TIPS & TOPICS
Volume 3, No.1
In this issue
– Until Next Time
In April 2003, the very first edition of TIPS and TOPICS “rolled off the presses”. It is hard to believe that this edition starts our third year. Thanks for reading all those months and if you are a new subscriber, welcome to what is becoming perhaps an “institution”.
The American Society of Addiction Medicine (ASAM) had its annual Medical Scientific meeting this month. I attended a symposium on the challenges of implementing screening for alcohol and substance abuse and brief intervention in primary care settings. There is increased interest in, and focus on integrating addiction and mental health services; as well as behavioral health into primary care settings.
Here is some interesting and relevant SAVVY I gleaned from that symposium.
- Remember the 4A’s for Alcohol Screening and Brief Intervention
Step 1: Ask about alcohol use – brief screening questions
Step 2: Assess – brief assessment to determine the severity of the problems and the appropriate action
Step 3: Advise and Assist – brief intervention to advise to cut down or abstain; and to set goals
Step 4: Arrange follow-up – monitor the patient’s progress
I had not heard about the National Institute on Alcohol Abuse and Alcoholism (NIAAA) “one question” approach to screening: What is the maximum number of drinks you had on any given day in the past month?
For men – more than 4 drinks on any one day- and for women – more than 3- means that the client may be at risk for developing alcohol-related problems. If below those cutoffs, screening can stop here unless the person is:
–>Pregnant or trying to conceive (they need advice to abstain) or
–>Over age 65, frail, or taking medications that interact with alcohol. (They may experience problems at lower drinking levels, thus may need advice to cut down, as described in Step 3)
–>Other drinkers below the cutoffs may benefit from reminders that no drinking level is risk free, and any drinking can impair driving tasks.
Nearly one third of U.S. adults engage in risky drinking patterns, and thus need advice to cut down, or a referral for further evaluation. 12% of U.S. adults aged 18 years or older never have more than 4 (men) or 3 (women) drinks on any one day; and have less than 1 in 100 chance of having an alcohol use disorder. But even occasionally (less than once a week) men having 5 or more drinks, or women 4 or more drinks in any one day increases the chance of an alcohol disorder to 1 in 14 – that’s a 79% chance versus just 1%.
There are other approaches to screening and many screening instruments. But the bottom line is that you can gain important information to intervene and give brief advice even from just one question. That is a good start to screening for healthcare and mental health professionals.
Reference and Resource:
For Written Request:
Orders for Helping Patients With Alcohol Problems: A Health Practitioner’s Guide and the Pocket Guide can be placed by writing to NIAAA:
National Institute on Alcohol Abuse and Alcoholism
Publications Distribution Center
P.O. Box 10686
Rockville, MD 20849-0686
- Brief interventions of 5 to 15 minutes can be effective. Peer interventions can make it even more effective.
Dr Richard Blondell of the Department of Family Medicine in Buffalo, New York reminded us of what you have probably observed also.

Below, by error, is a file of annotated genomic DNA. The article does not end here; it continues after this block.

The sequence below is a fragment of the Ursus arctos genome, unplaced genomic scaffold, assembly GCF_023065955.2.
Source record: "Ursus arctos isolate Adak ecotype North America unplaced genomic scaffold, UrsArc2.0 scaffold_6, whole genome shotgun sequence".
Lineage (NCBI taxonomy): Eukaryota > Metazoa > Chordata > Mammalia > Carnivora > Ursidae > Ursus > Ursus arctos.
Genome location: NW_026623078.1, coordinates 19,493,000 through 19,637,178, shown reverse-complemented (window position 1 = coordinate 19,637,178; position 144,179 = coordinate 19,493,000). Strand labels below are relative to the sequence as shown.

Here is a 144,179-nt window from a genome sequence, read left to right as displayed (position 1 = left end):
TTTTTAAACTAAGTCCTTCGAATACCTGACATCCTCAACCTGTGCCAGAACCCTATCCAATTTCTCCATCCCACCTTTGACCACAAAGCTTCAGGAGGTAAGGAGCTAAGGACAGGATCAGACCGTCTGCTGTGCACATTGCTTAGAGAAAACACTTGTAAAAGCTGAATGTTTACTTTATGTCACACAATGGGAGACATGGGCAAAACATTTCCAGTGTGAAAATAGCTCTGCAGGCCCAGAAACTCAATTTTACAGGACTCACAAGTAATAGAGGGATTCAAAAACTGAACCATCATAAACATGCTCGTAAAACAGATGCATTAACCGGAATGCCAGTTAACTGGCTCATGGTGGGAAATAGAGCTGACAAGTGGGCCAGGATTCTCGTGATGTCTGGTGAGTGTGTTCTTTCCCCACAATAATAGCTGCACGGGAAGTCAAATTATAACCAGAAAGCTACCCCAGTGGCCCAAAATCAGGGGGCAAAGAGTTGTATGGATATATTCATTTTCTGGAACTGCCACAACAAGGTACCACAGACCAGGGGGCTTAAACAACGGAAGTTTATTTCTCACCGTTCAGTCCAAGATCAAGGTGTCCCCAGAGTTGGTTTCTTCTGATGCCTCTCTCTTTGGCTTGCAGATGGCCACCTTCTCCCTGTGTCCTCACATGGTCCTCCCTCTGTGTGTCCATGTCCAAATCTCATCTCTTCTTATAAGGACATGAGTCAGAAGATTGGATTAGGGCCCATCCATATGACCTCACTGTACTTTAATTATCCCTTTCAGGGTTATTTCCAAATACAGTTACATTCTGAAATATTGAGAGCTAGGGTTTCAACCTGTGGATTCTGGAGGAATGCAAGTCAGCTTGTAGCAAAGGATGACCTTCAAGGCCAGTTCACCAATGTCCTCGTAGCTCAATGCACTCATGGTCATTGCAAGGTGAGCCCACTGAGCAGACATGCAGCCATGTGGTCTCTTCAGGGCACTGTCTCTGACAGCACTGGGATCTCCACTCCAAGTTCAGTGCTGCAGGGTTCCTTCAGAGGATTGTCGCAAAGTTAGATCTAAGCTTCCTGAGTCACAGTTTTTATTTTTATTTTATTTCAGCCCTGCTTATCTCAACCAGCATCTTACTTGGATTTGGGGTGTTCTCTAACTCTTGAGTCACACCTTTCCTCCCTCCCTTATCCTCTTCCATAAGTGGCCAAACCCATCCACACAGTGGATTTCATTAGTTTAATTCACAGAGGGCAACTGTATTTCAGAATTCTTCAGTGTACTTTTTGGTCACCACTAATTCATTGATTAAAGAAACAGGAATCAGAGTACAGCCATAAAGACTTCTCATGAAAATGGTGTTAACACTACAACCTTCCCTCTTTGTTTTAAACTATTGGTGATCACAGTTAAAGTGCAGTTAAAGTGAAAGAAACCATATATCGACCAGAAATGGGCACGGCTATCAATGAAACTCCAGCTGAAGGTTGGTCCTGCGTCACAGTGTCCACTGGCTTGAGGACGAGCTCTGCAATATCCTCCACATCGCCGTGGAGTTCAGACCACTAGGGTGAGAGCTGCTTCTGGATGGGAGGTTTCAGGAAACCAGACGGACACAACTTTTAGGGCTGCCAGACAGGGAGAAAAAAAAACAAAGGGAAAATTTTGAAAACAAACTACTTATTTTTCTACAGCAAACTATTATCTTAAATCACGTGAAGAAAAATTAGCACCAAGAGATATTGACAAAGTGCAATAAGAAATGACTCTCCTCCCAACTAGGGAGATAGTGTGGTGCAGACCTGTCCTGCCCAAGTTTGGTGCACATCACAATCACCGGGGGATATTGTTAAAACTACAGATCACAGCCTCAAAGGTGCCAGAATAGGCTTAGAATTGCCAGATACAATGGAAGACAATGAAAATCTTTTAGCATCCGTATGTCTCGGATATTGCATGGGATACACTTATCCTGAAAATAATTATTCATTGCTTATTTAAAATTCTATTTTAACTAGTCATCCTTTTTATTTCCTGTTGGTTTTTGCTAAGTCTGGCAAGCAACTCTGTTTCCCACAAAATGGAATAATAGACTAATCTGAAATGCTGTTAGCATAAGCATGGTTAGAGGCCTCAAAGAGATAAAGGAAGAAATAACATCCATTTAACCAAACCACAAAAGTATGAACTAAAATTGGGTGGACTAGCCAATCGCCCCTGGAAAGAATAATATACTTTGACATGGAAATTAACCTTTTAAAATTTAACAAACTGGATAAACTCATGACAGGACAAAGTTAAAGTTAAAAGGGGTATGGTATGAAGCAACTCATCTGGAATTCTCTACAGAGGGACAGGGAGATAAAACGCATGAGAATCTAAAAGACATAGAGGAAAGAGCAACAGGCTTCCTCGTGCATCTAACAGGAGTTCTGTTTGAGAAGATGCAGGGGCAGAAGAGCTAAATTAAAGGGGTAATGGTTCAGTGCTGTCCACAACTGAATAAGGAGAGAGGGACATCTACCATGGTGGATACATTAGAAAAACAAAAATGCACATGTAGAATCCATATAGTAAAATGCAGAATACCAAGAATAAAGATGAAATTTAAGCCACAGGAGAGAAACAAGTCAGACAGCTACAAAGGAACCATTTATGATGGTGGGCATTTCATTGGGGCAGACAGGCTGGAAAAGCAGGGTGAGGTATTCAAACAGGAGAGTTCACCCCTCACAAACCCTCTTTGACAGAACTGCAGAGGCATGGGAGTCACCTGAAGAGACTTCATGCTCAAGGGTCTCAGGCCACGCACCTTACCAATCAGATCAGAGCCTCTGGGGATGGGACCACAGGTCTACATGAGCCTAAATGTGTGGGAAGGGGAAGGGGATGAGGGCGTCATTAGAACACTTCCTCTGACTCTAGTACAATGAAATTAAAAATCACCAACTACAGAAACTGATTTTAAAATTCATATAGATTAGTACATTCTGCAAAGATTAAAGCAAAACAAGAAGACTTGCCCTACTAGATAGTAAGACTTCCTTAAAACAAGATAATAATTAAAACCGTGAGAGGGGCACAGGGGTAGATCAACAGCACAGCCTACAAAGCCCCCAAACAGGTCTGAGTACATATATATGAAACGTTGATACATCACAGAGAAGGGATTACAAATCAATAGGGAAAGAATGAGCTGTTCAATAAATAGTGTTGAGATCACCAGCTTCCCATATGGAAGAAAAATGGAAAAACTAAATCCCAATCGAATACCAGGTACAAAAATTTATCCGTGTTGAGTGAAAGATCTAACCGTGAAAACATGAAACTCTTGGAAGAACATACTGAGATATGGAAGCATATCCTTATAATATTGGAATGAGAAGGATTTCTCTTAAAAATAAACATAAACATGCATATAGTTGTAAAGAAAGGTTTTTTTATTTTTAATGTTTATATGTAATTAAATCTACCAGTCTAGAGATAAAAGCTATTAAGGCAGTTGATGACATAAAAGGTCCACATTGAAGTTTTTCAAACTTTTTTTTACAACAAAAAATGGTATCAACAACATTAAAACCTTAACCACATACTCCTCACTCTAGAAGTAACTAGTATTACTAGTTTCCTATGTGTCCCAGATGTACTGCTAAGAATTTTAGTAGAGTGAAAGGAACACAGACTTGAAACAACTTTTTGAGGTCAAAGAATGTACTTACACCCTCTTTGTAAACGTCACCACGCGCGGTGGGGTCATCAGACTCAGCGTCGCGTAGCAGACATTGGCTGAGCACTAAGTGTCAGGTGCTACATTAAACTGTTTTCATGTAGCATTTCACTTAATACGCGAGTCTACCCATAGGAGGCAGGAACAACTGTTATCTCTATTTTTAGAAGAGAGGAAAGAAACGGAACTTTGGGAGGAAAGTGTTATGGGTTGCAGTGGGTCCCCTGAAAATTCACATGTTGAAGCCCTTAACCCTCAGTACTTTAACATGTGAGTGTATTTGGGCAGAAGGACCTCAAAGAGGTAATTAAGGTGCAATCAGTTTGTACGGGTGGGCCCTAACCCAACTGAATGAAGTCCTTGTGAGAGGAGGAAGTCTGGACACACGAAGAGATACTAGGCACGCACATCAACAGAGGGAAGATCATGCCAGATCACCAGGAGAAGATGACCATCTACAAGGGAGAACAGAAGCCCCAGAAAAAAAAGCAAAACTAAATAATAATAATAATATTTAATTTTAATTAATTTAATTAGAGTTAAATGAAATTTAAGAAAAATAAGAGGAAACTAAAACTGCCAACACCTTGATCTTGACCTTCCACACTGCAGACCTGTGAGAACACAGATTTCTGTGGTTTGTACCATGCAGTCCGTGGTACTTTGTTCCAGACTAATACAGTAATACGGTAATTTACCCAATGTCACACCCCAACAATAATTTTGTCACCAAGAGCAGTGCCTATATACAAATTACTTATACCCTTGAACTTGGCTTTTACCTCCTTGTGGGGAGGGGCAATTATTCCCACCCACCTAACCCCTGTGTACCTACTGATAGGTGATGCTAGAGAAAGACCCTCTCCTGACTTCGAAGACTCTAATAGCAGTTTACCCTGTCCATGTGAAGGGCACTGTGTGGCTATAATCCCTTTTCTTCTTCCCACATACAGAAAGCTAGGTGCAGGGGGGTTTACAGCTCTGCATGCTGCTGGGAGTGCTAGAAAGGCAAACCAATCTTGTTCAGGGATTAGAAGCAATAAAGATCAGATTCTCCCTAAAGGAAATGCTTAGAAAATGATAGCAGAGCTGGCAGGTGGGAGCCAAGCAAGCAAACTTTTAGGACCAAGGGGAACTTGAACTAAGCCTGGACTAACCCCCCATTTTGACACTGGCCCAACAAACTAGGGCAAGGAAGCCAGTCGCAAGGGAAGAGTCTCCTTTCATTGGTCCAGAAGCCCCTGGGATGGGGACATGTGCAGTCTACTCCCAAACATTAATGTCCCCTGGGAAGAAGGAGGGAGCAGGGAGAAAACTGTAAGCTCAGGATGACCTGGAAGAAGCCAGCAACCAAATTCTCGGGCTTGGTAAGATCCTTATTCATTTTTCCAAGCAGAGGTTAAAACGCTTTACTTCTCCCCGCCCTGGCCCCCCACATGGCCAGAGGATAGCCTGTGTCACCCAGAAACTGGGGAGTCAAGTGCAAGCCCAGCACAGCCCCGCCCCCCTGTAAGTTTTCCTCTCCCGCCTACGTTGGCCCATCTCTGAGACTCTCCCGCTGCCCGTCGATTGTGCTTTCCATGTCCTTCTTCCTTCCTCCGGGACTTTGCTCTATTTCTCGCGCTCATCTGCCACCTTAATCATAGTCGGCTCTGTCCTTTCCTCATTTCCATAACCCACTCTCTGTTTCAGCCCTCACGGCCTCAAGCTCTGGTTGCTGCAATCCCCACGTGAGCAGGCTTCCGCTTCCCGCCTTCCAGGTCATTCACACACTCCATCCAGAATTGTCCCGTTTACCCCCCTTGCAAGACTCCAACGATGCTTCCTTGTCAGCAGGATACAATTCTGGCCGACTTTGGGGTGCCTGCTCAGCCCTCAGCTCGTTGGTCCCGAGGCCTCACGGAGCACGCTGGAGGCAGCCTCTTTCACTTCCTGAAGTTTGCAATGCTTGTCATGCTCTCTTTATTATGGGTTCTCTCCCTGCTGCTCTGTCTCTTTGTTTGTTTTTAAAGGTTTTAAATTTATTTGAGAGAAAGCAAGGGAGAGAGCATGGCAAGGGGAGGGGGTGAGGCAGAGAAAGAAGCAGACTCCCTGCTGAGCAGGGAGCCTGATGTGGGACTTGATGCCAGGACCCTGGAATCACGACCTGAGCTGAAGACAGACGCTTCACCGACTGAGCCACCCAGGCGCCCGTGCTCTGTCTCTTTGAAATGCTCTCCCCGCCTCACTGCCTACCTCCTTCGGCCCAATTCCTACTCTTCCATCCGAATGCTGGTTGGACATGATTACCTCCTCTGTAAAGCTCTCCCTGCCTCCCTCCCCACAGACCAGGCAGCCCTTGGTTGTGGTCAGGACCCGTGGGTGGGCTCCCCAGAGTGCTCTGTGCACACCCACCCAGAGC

–> It is hard to get healthcare professionals to ask even one screening question, and to do a brief intervention no matter how effective it has been shown to be.
–> Most professionals are inadequately prepared and require significant training to implement SBI.
–> It is expensive to have a consultation team, and often difficult to make a referral to addiction treatment even if the patient in a hospital is willing to pursue treatment.
Dr. Blondell’s study
He told the audience of a study conducted in Louisville, Kentucky.
The question was asked: Can recovering alcoholics help hospitalized patients with alcohol problems?
The researchers evaluated the relative effectiveness of two approaches for patients with alcohol problems.
Three groups of patients were compared. One group had no brief intervention and got usual hospital care. This was the control group. The second group had a 5- to 15-minute physician-delivered message (brief intervention); and the third study group got the physician message plus a 30- to 60-minute visit by a recovering alcoholic (peer intervention). Telephone follow-up obtained up to 12 months after hospital discharge focused on patient behaviors during the first 6 months following discharge.
A “Hospital Angel Program” was developed where volunteer peers in recovery visited with hospitalized patients. This was an alternative to an expensive, labor-intensive addiction consultation service. The study included 314 patients with alcohol-related injuries admitted to an urban teaching hospital. Researchers measured complete abstinence from alcohol during the entire 6 months following hospital discharge, abstinence from alcohol during the sixth month following hospital discharge, and initiation of alcohol treatment or self-help within 6 months of hospital discharge.
Results of the Study:
Valid responses were obtained from 140 patients (45%). Observed success rates were: 34%, 44%, and 59% (P=.012) for abstinence from alcohol since discharge in the usual care group, the brief intervention group, and the peer intervention group, respectively; 36%, 51%, and 64% (P=.006) for abstinence at the sixth month following hospital discharge; and 9%, 15%, and 49% (P <.001) for initiation of treatment/self-help. During the telephone follow-up interview, several patients in the “Hospital Angels” peer intervention group expressed gratitude for the help they received with their drinking problems while in the hospital. A few patients dramatically changed their lives. They went from being unemployed and homeless to full-time employment and having a permanent residence. They credited the peer intervention as being the most important factor that motivated them to seek help for their alcohol use disorder. One of these individuals serves as a volunteer, visiting hospitalized patients with drinking problems.